Vespa Product Updates, January 2019: Parent/Child, Large File Config Download, and a Simplified Feeding Interface

In last month’s Vespa update, we mentioned ONNX integration, precise transaction log pruning, grouping on maps, and improvements to streaming search performance. Largely developed by Yahoo engineers, Vespa is an open source big data processing and serving engine. It’s in use by many products, such as Yahoo News, Yahoo Sports, Yahoo Finance, and Oath Ads Platforms. Thanks to feedback and contributions from the community, Vespa continues to evolve.

This month, we’re excited to share the following updates with you:


We’ve added support for multiple levels of parent-child document references. Documents with references to parent documents can now import fields, with minimal impact on performance. This simplifies updates to parent data as no denormalization is needed and supports use cases with many-to-many relationships, like Product Search. Read more in parent-child.

File URL references in application packages

Serving nodes sometimes require data files which are so large that it doesn’t make sense for them to be stored and deployed in the application package. Such files can now be included in application packages by using the URL reference. When the application is redeployed, the files are automatically downloaded and injected into the components who depend on them.

Batch feed in java client

The new SyncFeedClient provides a simplified API for feeding batches of data with high performance using the Java HTTP client. This is convenient when feeding from systems without full streaming support such as Kafka and DynamoDB.

We welcome your contributions and feedback (tweet or email) about any of these new features or future improvements you’d like to see.

Vespa Product Updates, January 2020

Kristian Aune

Kristian Aune

Head of Customer Success, Vespa

In the December product update,
we mentioned improved ONNX support,
new rank feature attributeMatch().maxWeight,
free lists for attribute multivalue mapping,
faster updates for out-of-sync documents,
and ZooKeeper 3.5.6.

This month, we’re excited to share the following updates:

Tensor Functions

The tensor language has been extended with functions to allow the representation of very complex neural nets, such as BERT models, and better support for working with mapped (sparse) tensors:

  • Slice
    makes it possible to extract values and subspaces from tensors.
  • Literal tensors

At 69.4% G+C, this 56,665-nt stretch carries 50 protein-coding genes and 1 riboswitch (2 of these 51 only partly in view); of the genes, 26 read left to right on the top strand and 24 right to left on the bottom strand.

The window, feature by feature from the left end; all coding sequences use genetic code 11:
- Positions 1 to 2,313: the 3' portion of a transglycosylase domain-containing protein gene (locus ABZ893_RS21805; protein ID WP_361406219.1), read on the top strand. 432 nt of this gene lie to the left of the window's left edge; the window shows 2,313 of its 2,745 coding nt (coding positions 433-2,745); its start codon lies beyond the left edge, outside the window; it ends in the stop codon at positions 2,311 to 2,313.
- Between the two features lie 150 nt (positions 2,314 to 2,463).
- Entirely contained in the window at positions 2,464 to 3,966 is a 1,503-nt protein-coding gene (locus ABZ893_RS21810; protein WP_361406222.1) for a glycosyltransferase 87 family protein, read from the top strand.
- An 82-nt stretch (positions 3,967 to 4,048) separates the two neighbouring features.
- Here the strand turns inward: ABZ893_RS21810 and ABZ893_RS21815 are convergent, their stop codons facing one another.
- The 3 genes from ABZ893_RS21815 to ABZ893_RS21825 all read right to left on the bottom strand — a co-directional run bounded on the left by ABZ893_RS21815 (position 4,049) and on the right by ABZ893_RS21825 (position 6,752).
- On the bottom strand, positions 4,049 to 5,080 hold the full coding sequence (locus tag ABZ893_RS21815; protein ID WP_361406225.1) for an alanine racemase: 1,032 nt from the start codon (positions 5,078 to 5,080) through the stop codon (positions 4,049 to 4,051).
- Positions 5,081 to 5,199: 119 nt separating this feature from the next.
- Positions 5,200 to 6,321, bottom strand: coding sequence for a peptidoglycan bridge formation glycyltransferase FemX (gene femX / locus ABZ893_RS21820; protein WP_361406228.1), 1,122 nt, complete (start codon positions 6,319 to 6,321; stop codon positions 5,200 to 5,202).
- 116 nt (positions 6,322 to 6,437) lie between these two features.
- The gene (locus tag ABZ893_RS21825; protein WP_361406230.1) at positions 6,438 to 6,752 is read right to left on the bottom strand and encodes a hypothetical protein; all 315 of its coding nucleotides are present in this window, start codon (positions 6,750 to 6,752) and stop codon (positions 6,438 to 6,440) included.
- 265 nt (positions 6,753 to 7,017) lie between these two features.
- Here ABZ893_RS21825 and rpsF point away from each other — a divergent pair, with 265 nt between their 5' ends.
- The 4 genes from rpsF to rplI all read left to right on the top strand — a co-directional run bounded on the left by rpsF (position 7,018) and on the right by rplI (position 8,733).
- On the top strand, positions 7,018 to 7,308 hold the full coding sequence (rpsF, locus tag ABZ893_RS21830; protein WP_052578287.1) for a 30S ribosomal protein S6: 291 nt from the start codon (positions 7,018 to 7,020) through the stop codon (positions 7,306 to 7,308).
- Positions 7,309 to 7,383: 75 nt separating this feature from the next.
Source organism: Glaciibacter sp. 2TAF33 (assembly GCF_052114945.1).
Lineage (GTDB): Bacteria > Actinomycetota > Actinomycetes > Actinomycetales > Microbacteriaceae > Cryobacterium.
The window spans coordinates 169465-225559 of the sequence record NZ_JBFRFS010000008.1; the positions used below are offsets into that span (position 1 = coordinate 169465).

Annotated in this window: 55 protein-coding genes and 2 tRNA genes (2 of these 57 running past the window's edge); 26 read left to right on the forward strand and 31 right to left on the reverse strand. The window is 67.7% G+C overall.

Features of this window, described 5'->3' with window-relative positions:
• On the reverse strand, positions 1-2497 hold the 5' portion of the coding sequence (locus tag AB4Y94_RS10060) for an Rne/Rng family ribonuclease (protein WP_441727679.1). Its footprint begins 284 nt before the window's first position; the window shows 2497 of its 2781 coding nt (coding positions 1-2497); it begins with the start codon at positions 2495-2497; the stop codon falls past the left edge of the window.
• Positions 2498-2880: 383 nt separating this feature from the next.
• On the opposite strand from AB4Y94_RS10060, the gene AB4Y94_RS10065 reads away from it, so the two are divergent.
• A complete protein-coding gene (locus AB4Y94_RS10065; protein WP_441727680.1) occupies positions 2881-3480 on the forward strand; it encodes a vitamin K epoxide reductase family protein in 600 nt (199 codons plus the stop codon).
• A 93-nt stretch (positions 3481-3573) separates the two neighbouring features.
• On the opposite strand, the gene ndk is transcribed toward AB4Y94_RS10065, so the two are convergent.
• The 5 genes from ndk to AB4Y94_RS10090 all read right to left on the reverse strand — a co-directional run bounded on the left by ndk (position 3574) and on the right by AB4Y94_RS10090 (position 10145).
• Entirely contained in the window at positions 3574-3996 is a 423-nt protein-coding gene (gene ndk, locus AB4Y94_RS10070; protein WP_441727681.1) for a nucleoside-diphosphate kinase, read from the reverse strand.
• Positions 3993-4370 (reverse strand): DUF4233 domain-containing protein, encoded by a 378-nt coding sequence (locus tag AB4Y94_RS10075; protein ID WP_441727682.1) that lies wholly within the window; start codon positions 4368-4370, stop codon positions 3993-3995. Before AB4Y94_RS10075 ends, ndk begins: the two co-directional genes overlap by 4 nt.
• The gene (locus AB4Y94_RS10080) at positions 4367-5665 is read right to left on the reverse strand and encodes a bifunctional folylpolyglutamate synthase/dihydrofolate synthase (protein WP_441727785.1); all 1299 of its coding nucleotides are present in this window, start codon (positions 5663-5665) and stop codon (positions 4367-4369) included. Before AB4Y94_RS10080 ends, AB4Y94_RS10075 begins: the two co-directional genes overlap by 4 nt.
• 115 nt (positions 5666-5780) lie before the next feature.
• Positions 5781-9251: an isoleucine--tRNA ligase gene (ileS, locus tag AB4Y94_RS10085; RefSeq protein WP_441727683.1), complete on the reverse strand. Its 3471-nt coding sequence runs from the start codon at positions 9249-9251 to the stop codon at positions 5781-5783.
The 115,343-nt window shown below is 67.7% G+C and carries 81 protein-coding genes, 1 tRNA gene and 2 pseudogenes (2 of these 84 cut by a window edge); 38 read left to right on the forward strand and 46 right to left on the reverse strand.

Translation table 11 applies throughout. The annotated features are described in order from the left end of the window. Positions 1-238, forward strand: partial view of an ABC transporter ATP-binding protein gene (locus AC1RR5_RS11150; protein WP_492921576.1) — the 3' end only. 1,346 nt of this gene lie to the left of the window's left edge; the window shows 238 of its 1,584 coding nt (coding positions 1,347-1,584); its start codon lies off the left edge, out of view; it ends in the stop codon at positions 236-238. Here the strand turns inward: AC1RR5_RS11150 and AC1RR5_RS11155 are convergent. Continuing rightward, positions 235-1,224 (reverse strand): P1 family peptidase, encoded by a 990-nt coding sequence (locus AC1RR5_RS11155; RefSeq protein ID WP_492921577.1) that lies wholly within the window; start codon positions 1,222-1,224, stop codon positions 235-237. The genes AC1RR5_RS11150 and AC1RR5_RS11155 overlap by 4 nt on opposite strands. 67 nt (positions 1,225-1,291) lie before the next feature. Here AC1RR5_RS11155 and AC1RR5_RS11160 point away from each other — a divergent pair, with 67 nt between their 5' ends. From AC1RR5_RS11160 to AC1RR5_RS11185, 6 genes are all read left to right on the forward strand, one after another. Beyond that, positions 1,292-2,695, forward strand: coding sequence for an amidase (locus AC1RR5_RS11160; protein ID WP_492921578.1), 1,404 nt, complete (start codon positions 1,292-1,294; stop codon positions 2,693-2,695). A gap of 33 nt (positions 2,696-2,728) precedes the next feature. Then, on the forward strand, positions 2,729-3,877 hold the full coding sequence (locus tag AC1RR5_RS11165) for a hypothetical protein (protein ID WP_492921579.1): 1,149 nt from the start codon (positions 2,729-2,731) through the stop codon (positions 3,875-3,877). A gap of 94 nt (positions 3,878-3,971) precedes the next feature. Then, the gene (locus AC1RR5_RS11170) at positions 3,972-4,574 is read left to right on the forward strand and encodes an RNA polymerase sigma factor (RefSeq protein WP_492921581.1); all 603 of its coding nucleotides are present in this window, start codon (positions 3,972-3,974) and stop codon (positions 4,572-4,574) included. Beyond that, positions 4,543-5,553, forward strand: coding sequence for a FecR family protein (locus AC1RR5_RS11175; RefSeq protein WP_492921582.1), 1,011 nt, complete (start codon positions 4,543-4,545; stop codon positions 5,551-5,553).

make it possible to create tensors on the fly, for instance from values sliced out of other tensors
    or from a list of scalar attributes or functions.
  • Merge
    produces a new tensor from two mapped tensors of the same type,
    where a lambda to resolve is invoked only for overlapping values.
    This can be used, for example, to supply default values which are overridden by an argument tensor.

New Sizing Guides

Vespa is used for applications with high performance or cost requirements.
New sizing guides for queries and
are now available to help teams use Vespa optimally.

Performance Improvement for Matched Elements in Map/Array-of-Struct

As maps or arrays in documents can often grow large,
applications use matched-elements-only
to return only matched items. This also simplifies application code.
Performance for this feature is now improved – ex: an array or map with 20.000 elements is now 5x faster.

Boolean Field Query Optimization

Applications with strict latency requirements, using boolean fields and concurrent feed and query load, have a latency reduction since Vespa 7.165.5 due to an added bitCount cache. For example, we realized latency improvement from 3ms to 2ms for an application with a 30k write rate. Details in #11879.

Bug fixes / errata

Regression introduced in Vespa 7.141 may cause data loss or inconsistencies when using ‘create: true’ updates

There exists a regression introduced in Vespa 7.141 where updates marked as create: true (i.e. create if missing) may cause data loss or undetected inconsistencies in certain edge cases. This regression was introduced as part of an optimization effort to greatly reduce the common-case overhead of updates when replicas are out of sync.

Fixed in Vespa 7.157.9 and beyond. If you are running a version affected (7.141 up to and including 7.147) you are strongly advised to upgrade.

See #11686 for details.

About Vespa: Largely developed by Yahoo engineers,
Vespa is an open source big data processing and serving engine.
It’s in use by many products, such as Yahoo News, Yahoo Sports, Yahoo Finance, and the Verizon Media Ad Platform.
Thanks to feedback and contributions from the community, Vespa continues to grow.

We welcome your contributions and feedback (tweet
or email) about any of these new features or future improvements you’d like to request.

Vespa Product Updates, January 2021

Kristian Aune

Kristian Aune

Head of Customer Success, Vespa

In the previous update,
we mentioned Improved Tensor Ranking Performance, Apache ZooKeeper Integration, Vespa Python API for Researchers and ONNX Integration.

Subscribe to the mailing list to get these updates delivered to your inbox.

This month, we’re excited to share the following updates:

Automatic Reindexing

When the indexing pipeline of a Vespa application changes
(index script / index mode, or linguistics libraries),
Vespa can automatically reprocess stored data